Investors press Exxon on disclosure of climate change impact
By David Koenig
DALLAS — Exxon Mobil shareholders pushed the company on Wednesday to share more information about whether regulations designed to reduce climate change will hurt the oil giant’s business.
Investors holding 62 percent of shares voted at the company’s annual meeting favored more disclosure around the impact of global policies aimed at limiting global warming to 2 degrees centigrade. The vote is a defeat for Exxon and a victory for environmentalists and shareholder activists, who saw support for their proposal grow from 38 percent a year ago.
Chairman and CEO Darren Woods said the matter will be reconsidered by the Exxon board.
The climate-change resolution was submitted by the New York state retirement fund. It asked the company to analyze the impacts on Exxon’s oil and gas reserves and resources in case demand for fossil fuels drops because of climate-change policies.
Edward Mason, an official with the Church of England’s endowment and a former British diplomat, said Exxon had refused to increase meaningful disclosure of its vulnerability to climate-related regulation in the face of scientific consensus about the severity of the problem.
Addressing some Exxon directors by name, Mason said, “Members of the board, do you leave your understanding of climate change at the door when you attend Exxon Mobil board meetings?”
Woods said Exxon believes that the risks related to climate change “are serious and warrant action, thoughtful action.” But he suggested that the company is already doing enough to protect shareholders by, among other things, assuming a “proxy cost of carbon” when predicting energy demand and planning new projects.
“Our outlook assumes increasingly stringent climate policy,” Woods said. “At the same time, it assumes growing energy demand through 2040 including substantial demand for oil and gas … We are confident in the commercial viability of our portfolio.”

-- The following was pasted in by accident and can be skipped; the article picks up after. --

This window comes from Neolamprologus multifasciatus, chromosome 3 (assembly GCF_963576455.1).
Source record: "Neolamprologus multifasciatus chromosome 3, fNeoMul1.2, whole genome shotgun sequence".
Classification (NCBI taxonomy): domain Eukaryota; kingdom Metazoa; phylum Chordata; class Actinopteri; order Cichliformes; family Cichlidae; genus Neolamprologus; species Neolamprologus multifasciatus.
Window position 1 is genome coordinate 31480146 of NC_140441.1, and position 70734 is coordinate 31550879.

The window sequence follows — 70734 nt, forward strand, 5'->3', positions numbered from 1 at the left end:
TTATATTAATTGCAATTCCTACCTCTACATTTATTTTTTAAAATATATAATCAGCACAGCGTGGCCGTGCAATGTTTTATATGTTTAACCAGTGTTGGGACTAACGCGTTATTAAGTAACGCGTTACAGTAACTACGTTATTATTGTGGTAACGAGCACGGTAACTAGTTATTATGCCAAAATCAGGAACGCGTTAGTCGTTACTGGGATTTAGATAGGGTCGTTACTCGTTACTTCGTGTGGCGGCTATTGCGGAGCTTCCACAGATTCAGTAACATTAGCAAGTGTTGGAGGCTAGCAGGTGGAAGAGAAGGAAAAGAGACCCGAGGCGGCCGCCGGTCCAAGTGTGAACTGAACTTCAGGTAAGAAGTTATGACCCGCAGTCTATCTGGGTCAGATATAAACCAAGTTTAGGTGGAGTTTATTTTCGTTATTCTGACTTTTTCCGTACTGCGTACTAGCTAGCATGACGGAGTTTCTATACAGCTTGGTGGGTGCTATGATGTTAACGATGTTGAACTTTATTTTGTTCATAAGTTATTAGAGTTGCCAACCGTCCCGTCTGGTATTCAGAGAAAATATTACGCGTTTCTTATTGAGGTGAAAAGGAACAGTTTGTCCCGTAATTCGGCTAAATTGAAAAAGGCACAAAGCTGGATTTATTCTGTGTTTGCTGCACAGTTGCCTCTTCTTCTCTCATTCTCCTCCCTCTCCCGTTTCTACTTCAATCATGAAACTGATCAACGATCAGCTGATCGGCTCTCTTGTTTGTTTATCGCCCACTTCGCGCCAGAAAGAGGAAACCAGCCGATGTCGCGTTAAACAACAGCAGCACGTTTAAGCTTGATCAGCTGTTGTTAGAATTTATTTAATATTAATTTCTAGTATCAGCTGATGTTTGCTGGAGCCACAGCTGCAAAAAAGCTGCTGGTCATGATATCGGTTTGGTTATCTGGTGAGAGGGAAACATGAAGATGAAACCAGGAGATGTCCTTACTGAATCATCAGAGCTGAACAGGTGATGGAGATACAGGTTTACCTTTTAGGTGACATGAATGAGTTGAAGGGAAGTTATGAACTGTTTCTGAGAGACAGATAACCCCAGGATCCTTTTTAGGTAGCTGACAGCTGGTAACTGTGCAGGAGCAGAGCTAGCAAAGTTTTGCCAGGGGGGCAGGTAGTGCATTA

Exxon did not disclose the votes of individual shareholders, but both sides had targeted major institutional investors including BlackRock, Vanguard and Fidelity.
Shareholders rejected another resolution backed by environmentally minded shareholders, which asked Exxon to describe steps it takes to prevent methane emissions from hydraulic fracturing, or fracking, during well drilling. The measure got about 39 percent support.
Wednesday’s meeting was the first since Woods became CEO, replacing Rex Tillerson, who moved up his retirement date after being picked to become President Donald Trump’s secretary of state.
Tillerson set a different tone at Exxon by endorsing a carbon tax, supporting the Paris climate agreement, and calling climate change a serious risk. But environmentalists attack Exxon for funding groups that try to discredit and dismiss climate science, and New York and Massachusetts officials are investigating whether Exxon misled investors about the risks the company faces from tougher regulation of carbon emissions.
Low crude prices have taken a toll on Exxon profit, which fell from $32.5 billion in 2014 to $16.2 billion in 2015 to $7.8 billion in 2016. With cash declining and debt rising, Exxon lost its sterling AAA credit rating last year.
Shares of Irving, Texas-based Exxon Mobil Corp. rose 16 percent in 2016 but have dropped 10 percent since the start of this year. In afternoon trading Wednesday, they were down 44 cents to $80.66.